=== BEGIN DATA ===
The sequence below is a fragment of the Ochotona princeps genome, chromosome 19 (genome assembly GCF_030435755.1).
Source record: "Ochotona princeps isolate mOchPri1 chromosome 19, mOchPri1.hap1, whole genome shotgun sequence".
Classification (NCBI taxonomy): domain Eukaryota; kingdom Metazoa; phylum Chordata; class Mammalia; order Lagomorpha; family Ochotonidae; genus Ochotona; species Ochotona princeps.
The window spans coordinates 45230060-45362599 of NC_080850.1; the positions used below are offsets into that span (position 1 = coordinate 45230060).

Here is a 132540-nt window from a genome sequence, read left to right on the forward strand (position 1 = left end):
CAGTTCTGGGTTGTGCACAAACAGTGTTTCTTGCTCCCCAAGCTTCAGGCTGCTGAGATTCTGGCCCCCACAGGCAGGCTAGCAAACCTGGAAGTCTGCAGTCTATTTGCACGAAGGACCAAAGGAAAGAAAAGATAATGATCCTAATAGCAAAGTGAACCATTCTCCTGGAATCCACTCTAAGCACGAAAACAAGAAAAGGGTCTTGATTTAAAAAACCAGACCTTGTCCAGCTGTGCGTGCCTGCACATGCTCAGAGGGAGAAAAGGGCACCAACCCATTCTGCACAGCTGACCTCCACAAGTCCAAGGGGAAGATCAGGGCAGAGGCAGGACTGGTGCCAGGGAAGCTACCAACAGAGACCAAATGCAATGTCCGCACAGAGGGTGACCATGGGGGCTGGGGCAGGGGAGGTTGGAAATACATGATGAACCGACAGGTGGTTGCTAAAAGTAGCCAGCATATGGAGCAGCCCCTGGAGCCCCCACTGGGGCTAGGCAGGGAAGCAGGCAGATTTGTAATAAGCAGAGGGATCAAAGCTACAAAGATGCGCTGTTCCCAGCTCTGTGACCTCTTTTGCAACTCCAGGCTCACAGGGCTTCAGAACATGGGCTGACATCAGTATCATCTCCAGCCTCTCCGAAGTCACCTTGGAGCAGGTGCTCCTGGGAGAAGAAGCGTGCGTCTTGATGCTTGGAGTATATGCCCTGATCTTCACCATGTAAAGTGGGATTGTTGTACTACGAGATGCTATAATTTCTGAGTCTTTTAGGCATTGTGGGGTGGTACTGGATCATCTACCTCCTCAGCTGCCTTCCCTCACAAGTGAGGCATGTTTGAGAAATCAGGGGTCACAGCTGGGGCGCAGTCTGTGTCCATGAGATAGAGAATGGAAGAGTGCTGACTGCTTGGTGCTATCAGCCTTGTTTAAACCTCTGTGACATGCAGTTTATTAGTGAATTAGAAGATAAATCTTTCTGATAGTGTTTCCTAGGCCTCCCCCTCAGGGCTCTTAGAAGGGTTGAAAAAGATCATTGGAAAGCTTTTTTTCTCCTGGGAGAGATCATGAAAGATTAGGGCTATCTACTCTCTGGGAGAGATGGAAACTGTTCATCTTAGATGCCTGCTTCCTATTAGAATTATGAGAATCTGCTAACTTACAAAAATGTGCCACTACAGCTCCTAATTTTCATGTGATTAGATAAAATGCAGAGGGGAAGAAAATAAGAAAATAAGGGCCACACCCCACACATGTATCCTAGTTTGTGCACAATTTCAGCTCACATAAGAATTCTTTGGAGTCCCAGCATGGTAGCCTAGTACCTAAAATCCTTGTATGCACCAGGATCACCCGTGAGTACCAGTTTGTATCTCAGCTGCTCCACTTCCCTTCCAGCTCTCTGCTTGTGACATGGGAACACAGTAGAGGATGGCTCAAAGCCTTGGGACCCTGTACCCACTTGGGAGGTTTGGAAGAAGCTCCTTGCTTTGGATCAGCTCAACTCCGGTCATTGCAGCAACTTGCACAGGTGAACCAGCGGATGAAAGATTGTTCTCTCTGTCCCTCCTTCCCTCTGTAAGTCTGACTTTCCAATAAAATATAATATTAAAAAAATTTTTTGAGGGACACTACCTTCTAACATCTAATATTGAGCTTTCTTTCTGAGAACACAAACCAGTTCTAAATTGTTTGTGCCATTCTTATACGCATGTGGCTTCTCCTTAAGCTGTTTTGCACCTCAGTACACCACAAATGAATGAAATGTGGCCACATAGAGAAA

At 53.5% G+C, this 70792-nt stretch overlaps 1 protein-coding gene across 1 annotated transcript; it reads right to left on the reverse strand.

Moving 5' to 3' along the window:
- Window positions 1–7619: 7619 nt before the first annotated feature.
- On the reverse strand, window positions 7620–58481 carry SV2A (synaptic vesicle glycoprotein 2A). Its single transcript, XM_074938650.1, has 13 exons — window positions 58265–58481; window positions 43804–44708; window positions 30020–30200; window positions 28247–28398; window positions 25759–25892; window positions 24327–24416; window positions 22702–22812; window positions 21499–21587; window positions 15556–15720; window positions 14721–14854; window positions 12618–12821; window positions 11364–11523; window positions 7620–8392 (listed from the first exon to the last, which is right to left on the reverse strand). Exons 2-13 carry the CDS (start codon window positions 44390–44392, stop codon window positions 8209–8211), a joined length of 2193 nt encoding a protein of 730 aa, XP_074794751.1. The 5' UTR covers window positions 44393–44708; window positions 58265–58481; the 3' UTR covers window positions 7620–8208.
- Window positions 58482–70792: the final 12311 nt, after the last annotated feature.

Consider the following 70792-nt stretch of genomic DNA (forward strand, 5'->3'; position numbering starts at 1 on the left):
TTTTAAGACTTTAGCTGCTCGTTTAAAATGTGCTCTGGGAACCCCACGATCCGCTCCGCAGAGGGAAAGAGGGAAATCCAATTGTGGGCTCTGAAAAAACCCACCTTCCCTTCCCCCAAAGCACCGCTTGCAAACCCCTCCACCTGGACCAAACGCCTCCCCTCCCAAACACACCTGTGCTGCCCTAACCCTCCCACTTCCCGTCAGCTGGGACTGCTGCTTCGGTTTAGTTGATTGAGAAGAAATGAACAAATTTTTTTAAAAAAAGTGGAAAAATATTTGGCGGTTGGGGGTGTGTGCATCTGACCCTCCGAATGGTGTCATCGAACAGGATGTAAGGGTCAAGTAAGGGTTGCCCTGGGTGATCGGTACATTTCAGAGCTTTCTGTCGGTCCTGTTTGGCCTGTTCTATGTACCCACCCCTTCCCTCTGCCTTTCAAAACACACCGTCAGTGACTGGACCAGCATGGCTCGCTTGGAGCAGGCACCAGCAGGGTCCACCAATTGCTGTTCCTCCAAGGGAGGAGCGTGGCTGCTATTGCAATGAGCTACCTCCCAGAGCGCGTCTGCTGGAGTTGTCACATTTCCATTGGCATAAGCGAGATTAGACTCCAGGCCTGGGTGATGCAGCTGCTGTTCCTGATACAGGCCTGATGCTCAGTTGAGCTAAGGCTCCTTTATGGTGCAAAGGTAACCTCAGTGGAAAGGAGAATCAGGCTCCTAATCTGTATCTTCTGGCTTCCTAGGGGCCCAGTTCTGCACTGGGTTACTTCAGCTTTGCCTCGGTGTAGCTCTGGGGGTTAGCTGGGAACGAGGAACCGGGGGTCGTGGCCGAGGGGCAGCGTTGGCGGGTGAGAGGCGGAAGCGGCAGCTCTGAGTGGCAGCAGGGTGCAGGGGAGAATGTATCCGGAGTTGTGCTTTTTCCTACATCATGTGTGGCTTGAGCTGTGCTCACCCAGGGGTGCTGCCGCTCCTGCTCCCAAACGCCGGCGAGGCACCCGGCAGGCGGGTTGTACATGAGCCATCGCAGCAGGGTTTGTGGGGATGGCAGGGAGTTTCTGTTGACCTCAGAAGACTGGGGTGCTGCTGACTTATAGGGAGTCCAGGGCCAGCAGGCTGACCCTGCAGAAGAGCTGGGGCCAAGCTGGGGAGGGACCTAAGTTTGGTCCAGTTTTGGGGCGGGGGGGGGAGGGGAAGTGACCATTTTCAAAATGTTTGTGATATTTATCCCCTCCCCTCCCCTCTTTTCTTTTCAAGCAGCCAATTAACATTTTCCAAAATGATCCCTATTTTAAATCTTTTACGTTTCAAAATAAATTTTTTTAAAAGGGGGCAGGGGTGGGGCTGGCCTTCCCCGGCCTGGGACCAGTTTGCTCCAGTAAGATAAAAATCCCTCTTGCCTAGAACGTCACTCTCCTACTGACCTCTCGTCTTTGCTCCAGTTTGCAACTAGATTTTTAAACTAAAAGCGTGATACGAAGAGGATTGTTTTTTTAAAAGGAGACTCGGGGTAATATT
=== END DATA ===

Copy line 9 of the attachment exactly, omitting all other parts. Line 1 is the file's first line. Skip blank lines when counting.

- Window positions 1–7619: 7619 nt before the first annotated feature.